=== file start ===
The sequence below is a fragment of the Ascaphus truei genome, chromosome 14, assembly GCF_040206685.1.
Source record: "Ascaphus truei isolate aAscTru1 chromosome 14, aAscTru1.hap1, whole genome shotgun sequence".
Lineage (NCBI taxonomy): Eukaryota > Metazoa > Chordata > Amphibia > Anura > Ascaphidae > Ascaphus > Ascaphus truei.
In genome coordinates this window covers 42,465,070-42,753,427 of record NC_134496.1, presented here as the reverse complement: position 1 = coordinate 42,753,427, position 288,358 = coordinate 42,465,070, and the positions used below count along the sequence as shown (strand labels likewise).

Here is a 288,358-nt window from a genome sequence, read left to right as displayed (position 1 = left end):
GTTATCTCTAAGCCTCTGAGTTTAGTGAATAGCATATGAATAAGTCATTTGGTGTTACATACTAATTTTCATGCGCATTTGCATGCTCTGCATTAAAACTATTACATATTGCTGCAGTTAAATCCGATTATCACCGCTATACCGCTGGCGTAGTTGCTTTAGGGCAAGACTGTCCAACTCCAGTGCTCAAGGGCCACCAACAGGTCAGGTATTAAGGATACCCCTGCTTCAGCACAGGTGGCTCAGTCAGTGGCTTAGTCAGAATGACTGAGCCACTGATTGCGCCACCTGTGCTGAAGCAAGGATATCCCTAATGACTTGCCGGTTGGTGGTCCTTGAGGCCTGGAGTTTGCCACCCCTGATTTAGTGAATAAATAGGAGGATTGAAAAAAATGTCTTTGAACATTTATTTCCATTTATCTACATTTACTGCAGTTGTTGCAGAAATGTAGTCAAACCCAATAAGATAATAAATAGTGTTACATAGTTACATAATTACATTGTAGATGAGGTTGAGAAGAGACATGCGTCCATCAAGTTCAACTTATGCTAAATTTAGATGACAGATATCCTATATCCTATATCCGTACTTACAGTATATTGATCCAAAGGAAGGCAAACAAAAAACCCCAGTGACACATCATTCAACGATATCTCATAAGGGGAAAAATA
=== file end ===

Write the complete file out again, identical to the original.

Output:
The sequence below is a fragment of the Ascaphus truei genome, chromosome 14, assembly GCF_040206685.1.
Source record: "Ascaphus truei isolate aAscTru1 chromosome 14, aAscTru1.hap1, whole genome shotgun sequence".
Lineage (NCBI taxonomy): Eukaryota > Metazoa > Chordata > Amphibia > Anura > Ascaphidae > Ascaphus > Ascaphus truei.
In genome coordinates this window covers 42,465,070-42,753,427 of record NC_134496.1, presented here as the reverse complement: position 1 = coordinate 42,753,427, position 288,358 = coordinate 42,465,070, and the positions used below count along the sequence as shown (strand labels likewise).

Here is a 288,358-nt window from a genome sequence, read left to right as displayed (position 1 = left end):
GTTATCTCTAAGCCTCTGAGTTTAGTGAATAGCATATGAATAAGTCATTTGGTGTTACATACTAATTTTCATGCGCATTTGCATGCTCTGCATTAAAACTATTACATATTGCTGCAGTTAAATCCGATTATCACCGCTATACCGCTGGCGTAGTTGCTTTAGGGCAAGACTGTCCAACTCCAGTGCTCAAGGGCCACCAACAGGTCAGGTATTAAGGATACCCCTGCTTCAGCACAGGTGGCTCAGTCAGTGGCTTAGTCAGAATGACTGAGCCACTGATTGCGCCACCTGTGCTGAAGCAAGGATATCCCTAATGACTTGCCGGTTGGTGGTCCTTGAGGCCTGGAGTTTGCCACCCCTGATTTAGTGAATAAATAGGAGGATTGAAAAAAATGTCTTTGAACATTTATTTCCATTTATCTACATTTACTGCAGTTGTTGCAGAAATGTAGTCAAACCCAATAAGATAATAAATAGTGTTACATAGTTACATAATTACATTGTAGATGAGGTTGAGAAGAGACATGCGTCCATCAAGTTCAACTTATGCTAAATTTAGATGACAGATATCCTATATCCTATATCCGTACTTACAGTATATTGATCCAAAGGAAGGCAAACAAAAAACCCCAGTGACACATCATTCAACGATATCTCATAAGGGGAAAAATA